I have some reader requests lined up. While answering those requests may take some time, they are most welcome. Just like everything else done under Kaiao’s brand, this blog exists to serve real needs of real people. So let’s get to it, starting from the oldest request!
Definition of autigender is simple: it means that a person feels that autism affects their gender experience so strongly, that binary gendering fails to capture their gender experience. Autigender is not supposed to be a mold or a role that autigender people are supposed to display. Autigender people can identify as non-binary or be content with their apparent binary gender. They may feel at home in body they were born into, or they may experience gender dysphoria that needs to be addressed. Style is free. Autigender affects none of that.
Neither does it dictate one’s sexual orientation or how important sexuality is for an autigender person. It is good to remember, that traditionally autists, just like some other minorities, have been asexualized and it has been widely believed, that love and sexual relations are not for us, either because we are not interested or because we are so odd and repulsive that we are unable to attract potential partners except from some truly desperate individuals. That, however, is a social phenomenon related to discrimination against minorities. As such, it tells about people perpetuating it, but nothing about abilities, wishes, opportunities or life of real autistic people.
So, according to my understanding, the term functions as an explanation -mainly to the person in question- a few things that may have previously bothered them. Every autist’s life and profile are, of course, unique, so autigender is not a necessary and unavoidable result of being autistic. This being said, many autists seem to experience a minor enlightment when first hearing the term. That is no wonder. There are no autism-free parts in being of an autistic person. That does not mean autism presents itself notably at all times, or that it shows as special strengths or limitations at every area of life, or that is requires some special consideration at every turn. No matter how things look from outside, we simply are autistic inside, all the time and everywhere.
Gender experience is a construct strongly rooted in social world. Neurotypical experience of gender seems to be, in large parts, arise from there. In the big picture of multiverse, autists, on the other hand, are people living in borderlands of social world. Instead of feeling the pulse and buzz of social world all the time, we gaze into expanses of Laniakea. Such difference in perspective affects quite easily in the way we experience and express gender, along with everything else. For example, we may happily miss binary but strange-sounding gendered role expectations instead of feeling strong pressure to fall in line like neurotypical people would. We are simpy ourselves and pressures of social world do not affect us as strongly as they affect neurotypicals.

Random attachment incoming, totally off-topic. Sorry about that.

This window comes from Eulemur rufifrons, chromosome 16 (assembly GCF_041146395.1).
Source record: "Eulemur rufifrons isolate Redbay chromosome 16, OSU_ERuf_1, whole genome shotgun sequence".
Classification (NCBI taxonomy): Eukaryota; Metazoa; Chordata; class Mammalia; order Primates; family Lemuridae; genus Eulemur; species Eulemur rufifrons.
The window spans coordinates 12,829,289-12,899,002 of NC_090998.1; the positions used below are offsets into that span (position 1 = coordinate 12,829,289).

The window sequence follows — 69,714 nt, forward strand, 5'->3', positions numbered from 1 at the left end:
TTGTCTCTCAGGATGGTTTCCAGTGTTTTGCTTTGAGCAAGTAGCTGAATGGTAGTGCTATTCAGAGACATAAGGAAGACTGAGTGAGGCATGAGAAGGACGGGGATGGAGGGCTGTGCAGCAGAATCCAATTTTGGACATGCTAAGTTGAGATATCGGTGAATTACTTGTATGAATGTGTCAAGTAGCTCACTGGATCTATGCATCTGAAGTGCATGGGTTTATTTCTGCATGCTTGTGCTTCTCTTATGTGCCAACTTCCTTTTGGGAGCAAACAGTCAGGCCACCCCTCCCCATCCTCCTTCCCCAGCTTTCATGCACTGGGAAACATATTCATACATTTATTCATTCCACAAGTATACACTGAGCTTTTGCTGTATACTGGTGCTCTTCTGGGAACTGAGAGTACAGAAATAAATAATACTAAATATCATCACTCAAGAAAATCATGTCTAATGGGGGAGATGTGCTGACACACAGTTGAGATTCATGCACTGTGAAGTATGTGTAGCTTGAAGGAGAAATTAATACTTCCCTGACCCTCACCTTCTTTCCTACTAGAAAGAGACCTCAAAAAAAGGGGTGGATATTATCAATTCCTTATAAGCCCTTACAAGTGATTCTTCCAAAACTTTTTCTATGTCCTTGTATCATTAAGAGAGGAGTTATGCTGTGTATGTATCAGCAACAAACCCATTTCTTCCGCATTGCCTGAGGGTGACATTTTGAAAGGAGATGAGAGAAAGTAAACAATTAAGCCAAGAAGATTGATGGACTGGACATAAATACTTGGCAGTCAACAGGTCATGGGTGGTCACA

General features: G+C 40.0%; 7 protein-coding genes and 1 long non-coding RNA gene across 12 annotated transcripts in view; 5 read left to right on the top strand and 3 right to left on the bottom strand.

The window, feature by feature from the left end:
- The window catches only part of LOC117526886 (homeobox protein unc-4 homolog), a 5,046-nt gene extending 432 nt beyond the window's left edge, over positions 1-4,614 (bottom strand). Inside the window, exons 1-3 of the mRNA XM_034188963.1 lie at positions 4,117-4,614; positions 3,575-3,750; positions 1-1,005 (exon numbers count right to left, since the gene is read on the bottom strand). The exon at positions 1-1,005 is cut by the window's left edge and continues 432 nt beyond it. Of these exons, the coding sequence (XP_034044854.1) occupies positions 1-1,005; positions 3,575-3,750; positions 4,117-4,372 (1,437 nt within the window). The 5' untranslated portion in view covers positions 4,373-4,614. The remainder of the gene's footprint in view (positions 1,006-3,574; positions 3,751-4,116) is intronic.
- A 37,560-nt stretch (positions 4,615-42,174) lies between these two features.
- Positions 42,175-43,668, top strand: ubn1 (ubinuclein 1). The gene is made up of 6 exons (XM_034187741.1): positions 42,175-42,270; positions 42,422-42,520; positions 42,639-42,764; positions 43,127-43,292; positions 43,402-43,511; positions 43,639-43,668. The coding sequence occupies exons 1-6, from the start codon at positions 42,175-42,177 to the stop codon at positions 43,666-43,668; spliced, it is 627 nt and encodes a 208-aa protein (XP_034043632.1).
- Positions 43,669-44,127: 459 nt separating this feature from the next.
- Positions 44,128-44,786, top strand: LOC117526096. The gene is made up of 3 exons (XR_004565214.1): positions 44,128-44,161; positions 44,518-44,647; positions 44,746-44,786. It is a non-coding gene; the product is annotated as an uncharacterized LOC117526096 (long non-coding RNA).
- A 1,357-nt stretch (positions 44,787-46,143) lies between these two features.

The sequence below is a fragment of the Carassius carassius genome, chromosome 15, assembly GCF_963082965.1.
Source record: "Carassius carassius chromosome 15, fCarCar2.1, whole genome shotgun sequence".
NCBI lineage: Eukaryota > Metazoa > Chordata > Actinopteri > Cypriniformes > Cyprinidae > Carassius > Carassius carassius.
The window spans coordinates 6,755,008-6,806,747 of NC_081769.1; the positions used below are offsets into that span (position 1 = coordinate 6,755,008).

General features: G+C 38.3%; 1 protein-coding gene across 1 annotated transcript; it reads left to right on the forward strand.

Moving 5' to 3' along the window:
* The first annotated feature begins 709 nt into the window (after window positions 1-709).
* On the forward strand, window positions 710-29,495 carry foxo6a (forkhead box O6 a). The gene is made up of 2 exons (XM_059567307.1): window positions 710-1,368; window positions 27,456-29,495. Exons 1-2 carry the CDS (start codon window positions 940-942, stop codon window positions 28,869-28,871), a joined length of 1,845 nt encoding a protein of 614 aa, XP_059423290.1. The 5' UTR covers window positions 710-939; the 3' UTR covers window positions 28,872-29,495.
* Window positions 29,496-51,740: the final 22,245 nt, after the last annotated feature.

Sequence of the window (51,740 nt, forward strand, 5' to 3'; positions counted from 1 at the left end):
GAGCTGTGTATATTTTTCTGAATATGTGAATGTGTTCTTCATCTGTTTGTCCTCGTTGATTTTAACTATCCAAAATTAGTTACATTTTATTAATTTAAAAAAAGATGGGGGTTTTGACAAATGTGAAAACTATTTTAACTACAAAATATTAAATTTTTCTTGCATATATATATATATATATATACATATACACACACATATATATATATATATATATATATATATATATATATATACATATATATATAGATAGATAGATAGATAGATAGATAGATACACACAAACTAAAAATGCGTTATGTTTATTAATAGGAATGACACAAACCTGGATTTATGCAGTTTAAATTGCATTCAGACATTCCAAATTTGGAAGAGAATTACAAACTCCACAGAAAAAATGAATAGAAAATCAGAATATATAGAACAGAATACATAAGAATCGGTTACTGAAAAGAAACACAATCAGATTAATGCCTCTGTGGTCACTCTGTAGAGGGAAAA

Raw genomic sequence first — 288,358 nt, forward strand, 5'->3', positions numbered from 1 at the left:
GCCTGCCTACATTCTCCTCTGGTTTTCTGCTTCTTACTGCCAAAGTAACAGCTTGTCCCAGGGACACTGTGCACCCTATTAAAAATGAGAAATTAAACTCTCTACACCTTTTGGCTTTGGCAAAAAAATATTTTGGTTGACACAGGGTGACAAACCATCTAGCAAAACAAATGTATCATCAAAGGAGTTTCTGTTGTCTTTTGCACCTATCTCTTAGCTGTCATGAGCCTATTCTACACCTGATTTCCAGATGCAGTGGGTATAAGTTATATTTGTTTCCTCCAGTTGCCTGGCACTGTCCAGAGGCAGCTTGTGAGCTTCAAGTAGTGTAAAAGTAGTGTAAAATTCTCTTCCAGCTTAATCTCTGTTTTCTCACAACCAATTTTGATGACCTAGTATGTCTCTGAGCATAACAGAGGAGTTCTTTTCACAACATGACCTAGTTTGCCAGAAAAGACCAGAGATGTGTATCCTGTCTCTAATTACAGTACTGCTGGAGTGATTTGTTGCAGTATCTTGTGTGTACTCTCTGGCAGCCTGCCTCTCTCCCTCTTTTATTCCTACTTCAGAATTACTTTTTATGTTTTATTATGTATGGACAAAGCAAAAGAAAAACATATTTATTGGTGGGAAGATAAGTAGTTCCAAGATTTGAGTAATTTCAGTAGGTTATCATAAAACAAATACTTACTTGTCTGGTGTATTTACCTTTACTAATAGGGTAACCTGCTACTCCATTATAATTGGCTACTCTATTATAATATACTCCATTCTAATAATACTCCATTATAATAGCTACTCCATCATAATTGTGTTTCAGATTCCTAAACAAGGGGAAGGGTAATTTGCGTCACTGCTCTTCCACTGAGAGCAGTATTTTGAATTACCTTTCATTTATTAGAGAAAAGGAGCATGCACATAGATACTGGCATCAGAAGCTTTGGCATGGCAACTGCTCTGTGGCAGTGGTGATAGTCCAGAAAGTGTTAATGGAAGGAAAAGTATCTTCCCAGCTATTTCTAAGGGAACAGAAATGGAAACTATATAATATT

I can recall a few social situations from my life where binary gender expectations have made me feel strong but vague discomfort. I have been unable to relate with experience or feelings of women around me. I have not understood just how is it a problem that I act or choose differently from other females, or have realized I was exptected to behave in some way that felt just weird to me, because that is what women would have done. In these situations, I have recognized the same vague but strong feeling of difference that I’ve encountered in many other situations where I have -without realizing it- been my authentic autistic self among neurotypicals. What’s even stranger, I can also remember situations, where members of neuromajority have treated me well but a little differently from other females present, as if they had identified me as someone who is something a bit different from them. That has felt more considerate than unpleasant, but it has still bothered me, because I have not understood, why.
The notion of Autigender shed light into these confusing experiences. Most of the time being gendered as a woman is not an issue, but when we get down to details, I can make much better sense about myself and my life when understanding that I’m not an oddball for a woman but a perfectly normal autigender whose world works generally as expected. Now that I understand the origin of my feelings, they no longer bother me. Obviously, I can’t completely relate with womanhood or perform a woman’s social role perfectly, because that is not who I am and so binary mold works only so far. Especially in certain strongly gendered but informal social situations, where most females flash womanhood, I flash autism instead.
Failure to fit in mold of a whole different gender is no failure at all, neither is it a problem that needs fixing. It’s the simple truth about who I am. If that truth repels someone -well, that’s probably good for everyone. Such a person would probably never recover from finding out, just how autistic other aspects of my life are.
Kaiaon missiona on edistää yhdenvertaisuutta ja autismin ymmärtämistä. Jos yhteistyö kiinnostaa, ota yhteyttä firstname.lastname@example.org!